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We observe that the series $$\dfrac {1} {z} -\dfrac {1} {z+1}+\dfrac {1} {z+2}- \dfrac {1} {z+3}+\ldots $$ is conditionally convergent, except for certain exceptional values of $z$ ($z\in\mathbb{C}\setminus{{-\infty,\infty}}$ interpreted via ratio test), but the series $$\dfrac {1} {z}+\dfrac {1} {z+1}+\ldots +\dfrac {1} {z+p-1}-\dfrac {1} {z+p}-\dfrac {1} {z+p+1}-.\ldots -\dfrac {1} {z+2p+q-1}+\dfrac {1} {z+2p+ q} +\ldots $$ in which $(p + q)$ negative terms always follow $p$ positive terms, is divergent.

The second series i think can be rewritten as $$\sum _{t=0}^{t=\infty }\left(\sum _{n=t\left( 2p+q\right)}^{n=t\left( 2p+q\right) + \left( p-1\right) }\dfrac {1} {z+n}-\sum _{n=t\left( 2p+q\right) + p}^{n=t\left( 2p+q\right) + \left(p+q-1\right) }\dfrac {1} {z+n}\right)$$ but i am not sure how to proceed forward to prove this statement from here. Any help would be much appreciated.

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Possible useful question –  Pedro Tamaroff Mar 10 '12 at 4:59
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up vote 1 down vote accepted

If we write $z=a+ib$, we have $$ \frac1{z+n}=\frac1{a+n+ib}=\frac{a+n-ib}{(a+n)^2+b^2}=\frac{a+n}{(a+n)^2+b^2} -i\frac{b}{(a+n)^2+b^2}. $$ So the imaginary part converges absolutely and we can forget about it. The same for the part $a/((a+n)^2+b^2)$, i.e. the convergence/divergence of the series is decided by the terms of the form $$ \frac{n}{(a+n)^2+b^2}. $$ These terms are asymptotically $1/n$, so basically you have to test your assertion for the harmonic series.

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Buddy although u made good argument but i am unconvinced that is the reason here. I think the solution to the problem has something to do with order of terms in the series, as it is a well known result that re-ordering the terms in a series can change it's sum. –  Hardy Mar 10 '12 at 3:35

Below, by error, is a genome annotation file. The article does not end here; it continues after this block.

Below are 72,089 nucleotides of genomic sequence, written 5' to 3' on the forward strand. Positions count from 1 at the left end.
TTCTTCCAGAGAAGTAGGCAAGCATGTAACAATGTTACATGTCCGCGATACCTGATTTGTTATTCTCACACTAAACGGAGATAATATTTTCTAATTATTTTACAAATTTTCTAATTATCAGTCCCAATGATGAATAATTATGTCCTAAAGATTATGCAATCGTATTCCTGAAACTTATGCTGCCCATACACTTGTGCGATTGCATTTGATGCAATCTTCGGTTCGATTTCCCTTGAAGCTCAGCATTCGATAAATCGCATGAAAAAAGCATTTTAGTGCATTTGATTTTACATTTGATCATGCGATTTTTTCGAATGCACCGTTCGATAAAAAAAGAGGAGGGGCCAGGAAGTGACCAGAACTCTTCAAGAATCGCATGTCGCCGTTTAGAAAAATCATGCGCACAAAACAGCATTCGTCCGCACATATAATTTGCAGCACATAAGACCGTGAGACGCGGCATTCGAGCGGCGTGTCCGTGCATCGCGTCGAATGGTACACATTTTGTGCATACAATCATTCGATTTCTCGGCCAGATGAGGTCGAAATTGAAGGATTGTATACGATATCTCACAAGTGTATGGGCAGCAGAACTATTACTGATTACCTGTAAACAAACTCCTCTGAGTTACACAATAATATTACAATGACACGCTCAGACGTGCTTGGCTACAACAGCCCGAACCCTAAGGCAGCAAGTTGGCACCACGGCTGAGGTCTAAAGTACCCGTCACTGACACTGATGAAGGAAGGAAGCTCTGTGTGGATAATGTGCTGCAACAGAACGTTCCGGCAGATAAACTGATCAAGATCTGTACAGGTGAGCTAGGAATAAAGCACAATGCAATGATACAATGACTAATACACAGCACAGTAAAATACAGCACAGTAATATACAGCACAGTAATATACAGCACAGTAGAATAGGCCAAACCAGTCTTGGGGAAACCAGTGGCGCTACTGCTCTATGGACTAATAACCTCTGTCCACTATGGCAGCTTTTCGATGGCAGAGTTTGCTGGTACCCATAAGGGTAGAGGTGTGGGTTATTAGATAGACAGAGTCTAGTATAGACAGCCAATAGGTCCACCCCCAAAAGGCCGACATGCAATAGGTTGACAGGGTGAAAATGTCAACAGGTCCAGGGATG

@Hardy Didn't you ask about reordering the H series a while ago? This is very similar to that question. –  Pedro Tamaroff Mar 10 '12 at 4:58
    
@Hardy: it looks like you didn't read my answer. What I'm proving you is that your question is exactly about reordering the harmonic series, independently of $z$ (unless $z=0$, in which case your series is not defined). –  Martin Argerami Mar 10 '12 at 5:36
    
@MartinArgerami Both the series quoted in the question here are harmonic and the first converges and the second one does n't, according to your answer the first one should n't either which is not true as it definitively does for non exceptional values of $z$. –  Hardy Mar 10 '12 at 10:04
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My argument doesn't address the $p+q$ thing because I actually didn't spend time thinking about it. What my argument does is to show you that you only need to prove the $p+q$ argument for the sequence with absolute values $\{1/n\}$, because that argument will work for any other $z\ne0$ (it actually does work for $z=0$ but your series is not defined there): the first series converges for every $z$ because $(-1)^n/n$ does; and the second will diverge for every $z$ if the corresponding series $1,1/2,-1/3,-1/4,1/5,\ldots$ (say) diverges. –  Martin Argerami Mar 10 '12 at 15:52
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